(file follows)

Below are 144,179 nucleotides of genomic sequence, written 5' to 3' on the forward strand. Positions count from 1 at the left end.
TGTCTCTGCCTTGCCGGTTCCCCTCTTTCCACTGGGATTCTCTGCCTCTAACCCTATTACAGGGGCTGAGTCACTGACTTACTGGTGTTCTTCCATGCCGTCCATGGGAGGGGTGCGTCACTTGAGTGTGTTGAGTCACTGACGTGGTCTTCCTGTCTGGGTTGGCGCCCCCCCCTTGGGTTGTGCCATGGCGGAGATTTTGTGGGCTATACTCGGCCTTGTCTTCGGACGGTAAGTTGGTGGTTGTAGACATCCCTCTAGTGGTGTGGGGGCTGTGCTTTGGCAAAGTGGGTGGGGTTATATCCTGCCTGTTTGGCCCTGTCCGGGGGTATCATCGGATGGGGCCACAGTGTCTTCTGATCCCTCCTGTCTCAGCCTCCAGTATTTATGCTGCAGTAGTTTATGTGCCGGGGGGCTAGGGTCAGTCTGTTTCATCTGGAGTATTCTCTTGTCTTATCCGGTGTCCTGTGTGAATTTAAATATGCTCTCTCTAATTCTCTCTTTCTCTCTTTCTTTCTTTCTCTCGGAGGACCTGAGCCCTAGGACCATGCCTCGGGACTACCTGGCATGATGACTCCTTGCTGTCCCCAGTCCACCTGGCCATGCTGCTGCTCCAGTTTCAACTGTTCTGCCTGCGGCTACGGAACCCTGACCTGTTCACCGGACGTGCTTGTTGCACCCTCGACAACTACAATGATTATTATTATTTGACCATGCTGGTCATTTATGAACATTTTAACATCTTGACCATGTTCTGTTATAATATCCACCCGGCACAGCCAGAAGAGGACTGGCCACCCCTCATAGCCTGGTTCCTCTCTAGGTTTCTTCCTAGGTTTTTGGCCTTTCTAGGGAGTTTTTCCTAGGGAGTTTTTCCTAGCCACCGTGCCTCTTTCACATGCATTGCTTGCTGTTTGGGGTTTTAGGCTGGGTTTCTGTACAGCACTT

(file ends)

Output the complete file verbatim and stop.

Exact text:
Below are 144,179 nucleotides of genomic sequence, written 5' to 3' on the forward strand. Positions count from 1 at the left end.
TGTCTCTGCCTTGCCGGTTCCCCTCTTTCCACTGGGATTCTCTGCCTCTAACCCTATTACAGGGGCTGAGTCACTGACTTACTGGTGTTCTTCCATGCCGTCCATGGGAGGGGTGCGTCACTTGAGTGTGTTGAGTCACTGACGTGGTCTTCCTGTCTGGGTTGGCGCCCCCCCCTTGGGTTGTGCCATGGCGGAGATTTTGTGGGCTATACTCGGCCTTGTCTTCGGACGGTAAGTTGGTGGTTGTAGACATCCCTCTAGTGGTGTGGGGGCTGTGCTTTGGCAAAGTGGGTGGGGTTATATCCTGCCTGTTTGGCCCTGTCCGGGGGTATCATCGGATGGGGCCACAGTGTCTTCTGATCCCTCCTGTCTCAGCCTCCAGTATTTATGCTGCAGTAGTTTATGTGCCGGGGGGCTAGGGTCAGTCTGTTTCATCTGGAGTATTCTCTTGTCTTATCCGGTGTCCTGTGTGAATTTAAATATGCTCTCTCTAATTCTCTCTTTCTCTCTTTCTTTCTTTCTCTCGGAGGACCTGAGCCCTAGGACCATGCCTCGGGACTACCTGGCATGATGACTCCTTGCTGTCCCCAGTCCACCTGGCCATGCTGCTGCTCCAGTTTCAACTGTTCTGCCTGCGGCTACGGAACCCTGACCTGTTCACCGGACGTGCTTGTTGCACCCTCGACAACTACAATGATTATTATTATTTGACCATGCTGGTCATTTATGAACATTTTAACATCTTGACCATGTTCTGTTATAATATCCACCCGGCACAGCCAGAAGAGGACTGGCCACCCCTCATAGCCTGGTTCCTCTCTAGGTTTCTTCCTAGGTTTTTGGCCTTTCTAGGGAGTTTTTCCTAGGGAGTTTTTCCTAGCCACCGTGCCTCTTTCACATGCATTGCTTGCTGTTTGGGGTTTTAGGCTGGGTTTCTGTACAGCACTT